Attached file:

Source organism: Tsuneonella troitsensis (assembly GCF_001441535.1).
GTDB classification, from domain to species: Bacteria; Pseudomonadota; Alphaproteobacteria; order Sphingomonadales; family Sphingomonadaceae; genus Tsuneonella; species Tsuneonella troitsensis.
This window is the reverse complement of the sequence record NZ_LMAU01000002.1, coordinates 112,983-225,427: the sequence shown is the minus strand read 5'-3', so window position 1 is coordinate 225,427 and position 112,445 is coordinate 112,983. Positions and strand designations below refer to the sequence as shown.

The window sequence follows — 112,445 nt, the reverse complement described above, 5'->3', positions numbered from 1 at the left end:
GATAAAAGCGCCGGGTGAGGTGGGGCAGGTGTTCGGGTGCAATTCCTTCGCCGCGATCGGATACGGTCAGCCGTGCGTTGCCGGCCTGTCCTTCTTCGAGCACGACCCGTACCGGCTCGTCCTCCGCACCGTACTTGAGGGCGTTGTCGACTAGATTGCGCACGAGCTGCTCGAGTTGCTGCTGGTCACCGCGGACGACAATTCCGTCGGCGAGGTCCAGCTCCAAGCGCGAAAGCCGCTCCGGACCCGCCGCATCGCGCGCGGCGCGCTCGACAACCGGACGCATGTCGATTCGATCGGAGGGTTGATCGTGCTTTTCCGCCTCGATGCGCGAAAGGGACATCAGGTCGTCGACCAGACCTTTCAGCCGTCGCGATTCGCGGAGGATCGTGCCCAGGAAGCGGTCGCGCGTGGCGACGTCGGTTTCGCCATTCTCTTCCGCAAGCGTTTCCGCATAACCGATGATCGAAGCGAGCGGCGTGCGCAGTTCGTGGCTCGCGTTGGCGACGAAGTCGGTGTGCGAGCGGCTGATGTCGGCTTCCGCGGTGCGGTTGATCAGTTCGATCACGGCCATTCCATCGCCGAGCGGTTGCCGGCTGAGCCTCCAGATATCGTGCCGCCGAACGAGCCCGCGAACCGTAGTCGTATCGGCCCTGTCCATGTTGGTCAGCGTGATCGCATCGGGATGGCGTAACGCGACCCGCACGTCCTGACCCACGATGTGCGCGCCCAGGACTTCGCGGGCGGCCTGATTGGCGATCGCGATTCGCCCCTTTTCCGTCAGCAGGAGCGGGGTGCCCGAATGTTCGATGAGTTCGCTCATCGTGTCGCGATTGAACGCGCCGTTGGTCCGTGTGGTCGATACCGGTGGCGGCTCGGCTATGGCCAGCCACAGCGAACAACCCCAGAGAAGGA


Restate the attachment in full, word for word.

Source organism: Tsuneonella troitsensis (assembly GCF_001441535.1).
GTDB classification, from domain to species: Bacteria; Pseudomonadota; Alphaproteobacteria; order Sphingomonadales; family Sphingomonadaceae; genus Tsuneonella; species Tsuneonella troitsensis.
This window is the reverse complement of the sequence record NZ_LMAU01000002.1, coordinates 112,983-225,427: the sequence shown is the minus strand read 5'-3', so window position 1 is coordinate 225,427 and position 112,445 is coordinate 112,983. Positions and strand designations below refer to the sequence as shown.

The window sequence follows — 112,445 nt, the reverse complement described above, 5'->3', positions numbered from 1 at the left end:
GATAAAAGCGCCGGGTGAGGTGGGGCAGGTGTTCGGGTGCAATTCCTTCGCCGCGATCGGATACGGTCAGCCGTGCGTTGCCGGCCTGTCCTTCTTCGAGCACGACCCGTACCGGCTCGTCCTCCGCACCGTACTTGAGGGCGTTGTCGACTAGATTGCGCACGAGCTGCTCGAGTTGCTGCTGGTCACCGCGGACGACAATTCCGTCGGCGAGGTCCAGCTCCAAGCGCGAAAGCCGCTCCGGACCCGCCGCATCGCGCGCGGCGCGCTCGACAACCGGACGCATGTCGATTCGATCGGAGGGTTGATCGTGCTTTTCCGCCTCGATGCGCGAAAGGGACATCAGGTCGTCGACCAGACCTTTCAGCCGTCGCGATTCGCGGAGGATCGTGCCCAGGAAGCGGTCGCGCGTGGCGACGTCGGTTTCGCCATTCTCTTCCGCAAGCGTTTCCGCATAACCGATGATCGAAGCGAGCGGCGTGCGCAGTTCGTGGCTCGCGTTGGCGACGAAGTCGGTGTGCGAGCGGCTGATGTCGGCTTCCGCGGTGCGGTTGATCAGTTCGATCACGGCCATTCCATCGCCGAGCGGTTGCCGGCTGAGCCTCCAGATATCGTGCCGCCGAACGAGCCCGCGAACCGTAGTCGTATCGGCCCTGTCCATGTTGGTCAGCGTGATCGCATCGGGATGGCGTAACGCGACCCGCACGTCCTGACCCACGATGTGCGCGCCCAGGACTTCGCGGGCGGCCTGATTGGCGATCGCGATTCGCCCCTTTTCCGTCAGCAGGAGCGGGGTGCCCGAATGTTCGATGAGTTCGCTCATCGTGTCGCGATTGAACGCGCCGTTGGTCCGTGTGGTCGATACCGGTGGCGGCTCGGCTATGGCCAGCCACAGCGAACAACCCCAGAGAAGGA